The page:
300. Forced prostitution of refugee women, especially if they are not accompanied by an adult male, is a prevalent problem. Cases of minors being sold into prostitution have been reported in many countries with refugee populations. The abuse of young refugee girls for sexual purposes has been documented in recent years as a growing phenomenon.

301. Lack of access to health care and food is one of the main problems faced by refugee women and internally displaced women. Several countries have used food as a weapon, impeding the assistance efforts of international humanitarian groups. In Angola, both Government and rebel troops have deliberately starved displaced persons and planted mines in otherwise arable land. Similar strategies in Ethiopia, Mozambique, and the Sudan have lead to the death of hundreds of thousands of refugees and displaced persons often predominantly women and children. Discriminatory practices in the distribution of food and other supplies, and especially, in the provision of health services, are a widespread problem requiring systemic revision.

302. Internally displaced women may be more vulnerable to abuse than refugee women because the Government that caused the displacement is the same Government that is primarily responsible for their safety and access to services. There is no international agency with an explicit mandate to help internally displaced persons, although the International Committee of the Red Cross, as well as some non-governmental organizations, do actively intervene on their behalf.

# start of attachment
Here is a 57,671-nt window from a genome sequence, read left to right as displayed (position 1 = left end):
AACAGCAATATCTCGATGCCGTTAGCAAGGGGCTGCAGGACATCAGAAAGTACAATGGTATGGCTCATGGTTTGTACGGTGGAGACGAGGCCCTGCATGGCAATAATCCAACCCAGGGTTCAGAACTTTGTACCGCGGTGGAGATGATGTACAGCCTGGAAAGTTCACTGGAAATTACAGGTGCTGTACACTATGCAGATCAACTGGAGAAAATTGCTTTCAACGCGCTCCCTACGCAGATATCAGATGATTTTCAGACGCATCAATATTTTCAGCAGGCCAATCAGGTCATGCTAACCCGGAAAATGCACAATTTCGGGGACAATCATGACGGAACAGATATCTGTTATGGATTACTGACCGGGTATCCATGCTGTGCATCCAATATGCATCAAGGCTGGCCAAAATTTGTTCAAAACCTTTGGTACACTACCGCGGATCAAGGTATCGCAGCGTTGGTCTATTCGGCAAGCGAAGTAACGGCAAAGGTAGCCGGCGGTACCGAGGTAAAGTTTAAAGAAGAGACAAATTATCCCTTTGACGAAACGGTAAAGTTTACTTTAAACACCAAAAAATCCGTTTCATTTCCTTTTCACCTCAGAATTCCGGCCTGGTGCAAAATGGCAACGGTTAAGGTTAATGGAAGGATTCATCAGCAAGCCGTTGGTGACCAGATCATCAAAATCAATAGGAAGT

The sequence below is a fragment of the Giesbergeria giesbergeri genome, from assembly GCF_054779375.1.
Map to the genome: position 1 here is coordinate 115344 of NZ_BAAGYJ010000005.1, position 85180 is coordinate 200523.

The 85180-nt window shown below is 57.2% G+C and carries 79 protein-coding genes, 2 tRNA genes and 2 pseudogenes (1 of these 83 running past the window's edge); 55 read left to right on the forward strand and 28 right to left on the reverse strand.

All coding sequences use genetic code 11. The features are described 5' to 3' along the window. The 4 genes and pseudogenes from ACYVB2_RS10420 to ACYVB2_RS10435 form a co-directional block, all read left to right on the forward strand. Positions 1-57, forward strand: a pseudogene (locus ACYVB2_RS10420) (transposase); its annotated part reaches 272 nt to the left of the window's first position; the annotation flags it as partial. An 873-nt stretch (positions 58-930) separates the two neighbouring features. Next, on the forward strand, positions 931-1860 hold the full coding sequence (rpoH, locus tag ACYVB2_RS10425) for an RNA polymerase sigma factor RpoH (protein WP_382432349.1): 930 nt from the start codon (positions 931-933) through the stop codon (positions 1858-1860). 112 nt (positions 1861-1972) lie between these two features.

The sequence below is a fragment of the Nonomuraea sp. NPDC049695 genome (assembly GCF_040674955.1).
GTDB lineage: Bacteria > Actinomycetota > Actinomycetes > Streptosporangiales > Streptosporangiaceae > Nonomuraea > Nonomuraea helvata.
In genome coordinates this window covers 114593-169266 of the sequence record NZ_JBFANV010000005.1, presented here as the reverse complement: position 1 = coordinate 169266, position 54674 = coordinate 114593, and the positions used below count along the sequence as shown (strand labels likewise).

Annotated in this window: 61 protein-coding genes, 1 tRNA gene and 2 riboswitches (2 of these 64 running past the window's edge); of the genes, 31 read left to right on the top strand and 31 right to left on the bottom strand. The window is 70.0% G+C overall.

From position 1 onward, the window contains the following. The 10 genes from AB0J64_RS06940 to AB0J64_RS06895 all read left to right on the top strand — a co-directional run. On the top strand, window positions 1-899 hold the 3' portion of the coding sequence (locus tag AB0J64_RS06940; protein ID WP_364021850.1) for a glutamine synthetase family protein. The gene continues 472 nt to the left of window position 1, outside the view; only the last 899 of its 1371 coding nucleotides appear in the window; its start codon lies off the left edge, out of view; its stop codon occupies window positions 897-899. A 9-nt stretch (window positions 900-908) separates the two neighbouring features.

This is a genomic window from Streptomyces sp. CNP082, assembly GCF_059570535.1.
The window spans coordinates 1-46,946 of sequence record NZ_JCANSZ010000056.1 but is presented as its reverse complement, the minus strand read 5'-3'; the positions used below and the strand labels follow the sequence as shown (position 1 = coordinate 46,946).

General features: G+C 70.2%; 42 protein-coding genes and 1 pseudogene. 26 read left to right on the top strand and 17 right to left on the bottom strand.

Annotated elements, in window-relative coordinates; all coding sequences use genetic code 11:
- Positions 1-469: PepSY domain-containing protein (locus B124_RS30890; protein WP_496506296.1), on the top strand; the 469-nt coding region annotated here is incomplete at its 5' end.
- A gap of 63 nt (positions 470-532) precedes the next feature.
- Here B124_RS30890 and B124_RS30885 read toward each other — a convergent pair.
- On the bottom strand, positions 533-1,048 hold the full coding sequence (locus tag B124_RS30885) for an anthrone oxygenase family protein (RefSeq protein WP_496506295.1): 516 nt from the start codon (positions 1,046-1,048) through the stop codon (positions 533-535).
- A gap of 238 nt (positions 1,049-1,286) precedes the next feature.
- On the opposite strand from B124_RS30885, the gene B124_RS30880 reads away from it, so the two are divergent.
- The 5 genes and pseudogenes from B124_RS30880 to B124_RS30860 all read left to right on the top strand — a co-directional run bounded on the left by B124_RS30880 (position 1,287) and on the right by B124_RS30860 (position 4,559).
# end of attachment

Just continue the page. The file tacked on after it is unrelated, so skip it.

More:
303. Increasingly, the United Nations High Commissioner for Refugees has also been involved with the situation of internally displaced persons. While UNHCR has no general competence for internally displaced persons, the organization has frequently been specifically requested by the Secretary-General or the competent principal organs of the United Nations to intervene on behalf of internally displaced persons. UNHCR involvement with the internally displaced has often been in the context of the voluntary repatriation of refugees, where return movements and rehabilitation and reintegration programmes have included both returning refugees and displaced persons in circumstances where it is neither reasonable nor feasible to treat the two categories differently.

304. Women are also subject to persecution arising out of discriminatory gender-specific norms and customs. Amnesty International has reported the case of a woman being flogged in public because she was found wearing lipstick under her veil. Women are also flogged or persecuted in other ways for adultery, and there are documented cases of girls killed for losing their virginity. / The practice of sati in India can be seen as a form of gender-specific persecution, arising from a combination of communal conventions and ineffective State intervention. / Persecution as a result of transgressing social mores is not specifically referred to in the definition of persecution contained in the Convention relating to the Status of Refugees. The difficulty of talking about traumatic experiences, combined with the non-inclusion of gender-specific persecution in the Convention, creates special problems for such women trying to make a case for refugee status protection to the authorities. / The existing bank of jurisprudence on the meaning of persecution includes rape but does not include, for example, infanticide, bride-burning, sati, forced marriage, forced sterilization, forced abortions or domestic violence./

(c) Legal standards